“It honestly didn't even feel like my first UFC fight,” he said. “I felt like I'd been there before and I know how one loss can set you back four years. If you lose and they don't like what they see and they give you the cut, that could be it. So the pressure's always on for me and I can't let one of these fights slip away. Every fight, I'm going in there to dominate and do whatever I have to do to get the win and I don't want to give up anything. I don't want to give up a knockdown, I don't want to give up a big takedown and I don't want to lose any rounds because it's not like a basketball season or a baseball season where you can lose a few games. Every one of these fights is so important that I don't want to go back to what I was doing before. I'm gonna keep giving it everything I've got to keep winning and keep dominating fights.”
He pauses, then continues.
“If we have a bad day, that could be it,” Quarantillo said. “So I can't afford to do that. I put too much work in, too much time in. I've dedicated my life to this and I'm not just gonna let it slip away.”
On Saturday, Quarantillo returns for UFC fight number two against Spike Carlyle. It’s at a catchweight of 150 pounds, but the Tampa resident didn’t blink when the request was made. He wants to fight. Now.
“I said I don't want to let Spike off the hook now, let's do 150,” Quarantillo said. “It's definitely an interesting time, but we got the deal done. We both had to deal with this pandemic, but he's another guy in the way that I need to beat to get to that next level. I've got big goals and big plans and I don't want to keep waiting around. I was getting bored over here.”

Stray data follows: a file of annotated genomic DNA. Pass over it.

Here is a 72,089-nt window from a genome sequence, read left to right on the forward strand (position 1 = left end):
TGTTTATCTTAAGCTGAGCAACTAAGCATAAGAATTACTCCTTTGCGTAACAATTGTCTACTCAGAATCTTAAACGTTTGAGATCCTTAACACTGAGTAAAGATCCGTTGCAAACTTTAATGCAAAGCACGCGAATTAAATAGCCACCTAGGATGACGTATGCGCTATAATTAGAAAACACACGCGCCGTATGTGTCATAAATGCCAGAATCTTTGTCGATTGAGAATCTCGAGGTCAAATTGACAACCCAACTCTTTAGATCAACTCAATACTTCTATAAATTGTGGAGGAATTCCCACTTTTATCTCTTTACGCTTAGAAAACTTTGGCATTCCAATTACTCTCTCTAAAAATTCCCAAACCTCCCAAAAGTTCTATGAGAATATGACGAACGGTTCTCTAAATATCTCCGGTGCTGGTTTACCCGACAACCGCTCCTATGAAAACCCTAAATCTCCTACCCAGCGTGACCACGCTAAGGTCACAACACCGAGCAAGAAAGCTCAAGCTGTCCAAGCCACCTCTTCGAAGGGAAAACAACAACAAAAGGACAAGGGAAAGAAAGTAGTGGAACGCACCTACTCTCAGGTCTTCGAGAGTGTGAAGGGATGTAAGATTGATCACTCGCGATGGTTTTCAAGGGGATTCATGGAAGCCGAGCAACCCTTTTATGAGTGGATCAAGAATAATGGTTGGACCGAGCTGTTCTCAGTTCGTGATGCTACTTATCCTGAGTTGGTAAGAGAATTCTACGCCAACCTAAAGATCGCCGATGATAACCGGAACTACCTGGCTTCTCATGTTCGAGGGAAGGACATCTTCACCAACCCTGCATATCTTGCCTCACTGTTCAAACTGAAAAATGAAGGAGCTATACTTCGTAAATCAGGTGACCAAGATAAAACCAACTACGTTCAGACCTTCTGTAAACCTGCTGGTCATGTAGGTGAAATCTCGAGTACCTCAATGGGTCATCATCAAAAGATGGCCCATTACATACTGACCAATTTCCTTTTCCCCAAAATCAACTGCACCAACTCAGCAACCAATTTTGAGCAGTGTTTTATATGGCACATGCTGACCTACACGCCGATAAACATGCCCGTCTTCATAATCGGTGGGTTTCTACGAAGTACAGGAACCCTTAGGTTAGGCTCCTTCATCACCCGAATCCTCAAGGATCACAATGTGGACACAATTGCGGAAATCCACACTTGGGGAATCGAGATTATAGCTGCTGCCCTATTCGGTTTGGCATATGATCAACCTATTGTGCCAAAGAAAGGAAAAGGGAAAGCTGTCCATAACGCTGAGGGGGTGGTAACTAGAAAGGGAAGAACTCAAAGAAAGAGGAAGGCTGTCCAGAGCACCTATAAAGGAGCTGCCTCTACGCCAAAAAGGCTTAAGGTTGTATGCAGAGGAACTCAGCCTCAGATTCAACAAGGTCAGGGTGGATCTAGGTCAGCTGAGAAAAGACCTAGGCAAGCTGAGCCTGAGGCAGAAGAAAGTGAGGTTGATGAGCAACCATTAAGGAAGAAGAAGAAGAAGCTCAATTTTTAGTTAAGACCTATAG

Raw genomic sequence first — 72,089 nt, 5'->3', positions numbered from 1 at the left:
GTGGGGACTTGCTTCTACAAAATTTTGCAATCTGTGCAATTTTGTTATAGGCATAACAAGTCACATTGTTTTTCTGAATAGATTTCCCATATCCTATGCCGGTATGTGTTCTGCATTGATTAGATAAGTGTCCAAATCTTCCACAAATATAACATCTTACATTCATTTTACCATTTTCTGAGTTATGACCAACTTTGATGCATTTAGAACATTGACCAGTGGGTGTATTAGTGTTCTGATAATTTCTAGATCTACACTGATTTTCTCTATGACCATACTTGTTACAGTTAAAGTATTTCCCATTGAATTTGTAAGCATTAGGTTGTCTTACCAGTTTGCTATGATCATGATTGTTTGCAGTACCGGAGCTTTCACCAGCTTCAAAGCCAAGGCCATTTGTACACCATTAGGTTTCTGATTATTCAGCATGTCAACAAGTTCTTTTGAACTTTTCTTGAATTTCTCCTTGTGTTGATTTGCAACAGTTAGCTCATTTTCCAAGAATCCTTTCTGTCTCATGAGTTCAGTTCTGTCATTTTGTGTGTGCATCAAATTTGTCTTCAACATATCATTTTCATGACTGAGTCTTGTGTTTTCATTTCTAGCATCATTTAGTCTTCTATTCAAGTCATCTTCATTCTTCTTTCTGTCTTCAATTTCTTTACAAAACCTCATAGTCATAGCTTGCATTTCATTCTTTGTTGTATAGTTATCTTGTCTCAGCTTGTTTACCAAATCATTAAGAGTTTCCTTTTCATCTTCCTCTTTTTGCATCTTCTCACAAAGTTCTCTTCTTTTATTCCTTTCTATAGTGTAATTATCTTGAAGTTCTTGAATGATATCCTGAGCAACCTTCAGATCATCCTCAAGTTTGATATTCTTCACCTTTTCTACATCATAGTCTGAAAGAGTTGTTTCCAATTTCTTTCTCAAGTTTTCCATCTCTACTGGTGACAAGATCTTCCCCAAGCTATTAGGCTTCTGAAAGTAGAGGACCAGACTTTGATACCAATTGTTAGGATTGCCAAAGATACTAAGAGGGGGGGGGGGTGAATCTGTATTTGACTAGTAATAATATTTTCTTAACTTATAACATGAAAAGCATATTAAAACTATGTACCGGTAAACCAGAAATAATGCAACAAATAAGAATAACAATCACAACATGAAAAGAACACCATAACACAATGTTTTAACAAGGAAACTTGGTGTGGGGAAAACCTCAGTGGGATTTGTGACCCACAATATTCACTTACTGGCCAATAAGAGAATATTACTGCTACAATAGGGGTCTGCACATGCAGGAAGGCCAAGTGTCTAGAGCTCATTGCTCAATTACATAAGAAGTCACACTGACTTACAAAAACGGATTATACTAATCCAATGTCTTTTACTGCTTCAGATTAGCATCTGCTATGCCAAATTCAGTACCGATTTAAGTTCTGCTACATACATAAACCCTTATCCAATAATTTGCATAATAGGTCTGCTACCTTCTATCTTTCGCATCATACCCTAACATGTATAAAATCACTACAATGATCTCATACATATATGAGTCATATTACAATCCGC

He laughs, confident that while training camp has a different look in the midst of the COVID-19 pandemic, his work ethic is unchanged.
“The longer this fight goes, my pressure and my conditioning is hard to match,” Quarantillo said. “I see it with guys that I train with and spar with. I can go round after round after round and I'm usually wearing out the fresh guys. So it's not a good matchup if you're not in good shape, and if you're taking it on short notice, I'm a very bad matchup.”
Clearly, he has not taken his foot off the gas after his first UFC win.
“I was able to reach a lot of my goals in this past year and it's cool to see a lot of the hard work pay off all in the same time frame,” he said. “I got my black belt, I got the UFC win, the UFC debut and I was able to put money down and buy a house about three months later. Those were all goals that took me about ten years to do, and it all came to fruition all around the same three, four-month period, which is pretty crazy to think about. But the job's not done yet.”
That’s what Quarantillo will be reminding himself on Saturday night in Las Vegas, when it’s Spike Carlyle standing in the way of the next goal on his list.
“I was never a high-level athlete,” he admits. “I played hockey but I got cut my senior year because we were partying too much, and I wasn't a star athlete, ever. Everything I've earned, it's been through hard work and determination. Every fight I go into, I look at my opponent and think, how bad do they want it, have they put in the work, have they gone through the struggle? And most of the time the answer is no. So going into this fight and going into the next fight, they know what I've been through and that's why I can't let up now.”